Mr. JENKINS: Well, it's interesting that if we look at some of these recent terrorist plots where they have resulted in terrorist violence or where arrests have been made that have prevented acts of terrorism, we find that in many case, local police have as likely a chance of uncovering the events as do national intelligence agencies. And national intelligence agencies, of course, are going to be looking for the clues that will come from them, you know, people going back and forth across national frontiers or communications that can be intercepted or transfers of large sums of money. In the plots like those - in London, for example, we find none of that.
And so it is just as likely that local police will find out about these through community policing, their relationships with the community, through ordinary criminal investigations which may bring them - as we had a case in California -into contact with something that turned out to be more than ordinary crime, or through dedicated intelligence activity.
MARTIN: Okay. Finally, Mr. Jenkins, we're down to the last couple of seconds here with our conversation. You say at one point that American Muslims seem to be less susceptible to radicalization than perhaps their European brethren. And it is also - you also point out that - and I think that you probably know this, that this report has created quite a negative response among many organizations that serve the urban American and Muslim American communities - are quite offended by this. I wonder if you have any concern that this report is creating a backlash against the very communities that law enforcement needs to support their efforts to address people within the community who might be inclined toward radicalization.
Mr. JENKINS: No, I certainly don't think so and certainly hope not. The - when the report was put out, it was put out with the expectation that it certainly would provoke debate, as it should in our noisy democratic society. That's the way things work. Better that we debate these things in public than we acquiesce to extra judicial measures, which I'm afraid is what we've seen some of them -what we're likely to get unless we do have a public discussion about this. So I think that the public debate is useful here.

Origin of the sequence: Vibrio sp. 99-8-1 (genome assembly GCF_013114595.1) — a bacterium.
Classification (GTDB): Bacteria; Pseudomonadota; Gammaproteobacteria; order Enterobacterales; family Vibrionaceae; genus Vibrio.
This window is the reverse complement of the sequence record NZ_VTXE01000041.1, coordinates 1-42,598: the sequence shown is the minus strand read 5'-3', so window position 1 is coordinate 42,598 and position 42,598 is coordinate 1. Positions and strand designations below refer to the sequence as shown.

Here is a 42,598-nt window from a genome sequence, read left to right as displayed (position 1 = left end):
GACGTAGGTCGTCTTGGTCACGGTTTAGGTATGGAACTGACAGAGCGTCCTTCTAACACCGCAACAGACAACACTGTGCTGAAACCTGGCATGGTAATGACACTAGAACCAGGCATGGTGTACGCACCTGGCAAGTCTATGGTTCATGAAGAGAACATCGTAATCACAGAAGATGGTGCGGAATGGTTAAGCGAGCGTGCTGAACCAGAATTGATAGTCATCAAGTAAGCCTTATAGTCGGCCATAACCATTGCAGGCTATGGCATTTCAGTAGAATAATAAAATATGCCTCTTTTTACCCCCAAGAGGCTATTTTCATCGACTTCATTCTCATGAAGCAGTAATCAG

MARTIN: All right. Thank you so much. Brian Michael Jenkins is a special advisor to the RAND Corporation. He joined us by phone from Denmark. You can find links to the NYPD report on homegrown terrorism at our Web site at npr.org/tellmemore. Mr. Jenkins, thanks so much again for speaking with us.
Mr. JENKINS: Thank you.
MARTIN: And we've just heard from Brian Michael Jenkins of the RAND Corporation, talking about the New York City Police Department report on how someone might become a so-called homegrown terrorist. Here to offer another perspective is Muhammad Nimar. He is research director at the Council of Islamic American Relations, or CAIR. It's an advocacy group for American Muslims. And he was kind enough to join us here in our Washington studios. Mr. Nimar, thanks for speaking with us.
Dr. MUHAMMAD NIMAR (Research Director, Council for American-Islamic Relations): Thank you for having me.
MARTIN: Your initial reaction to the report? I know you've read it thoroughly.
Dr. NIMAR: Well this report, actually, the meat of it is taken without proper credit from one book and one CD by a former instructor at Rhodes College, defining the enemy as jihad (unintelligible), and talking about the so-called model of radicalization. That model is very well known in the sociology literature. It's how a person gets exposed and then accepts and then immerses themselves and then started acting upon the ideas of any social movement, with the...
MARTIN: So you're saying there's nothing new here?
Dr. NIMAR: There's nothing new here. There's nothing new...
MARTIN: So why does the report bother you?
Dr. NIMAR: It bothers me because I think it's a waste of resources. Law enforcement is not supposed to be the arbiter of academic quarrels. And to make such a big fuss about just one book, one audiotape of one person who is not really very well known in this (unintelligible) community of Islam in the West or contemporary Islamic revival is not a way to go. Plus...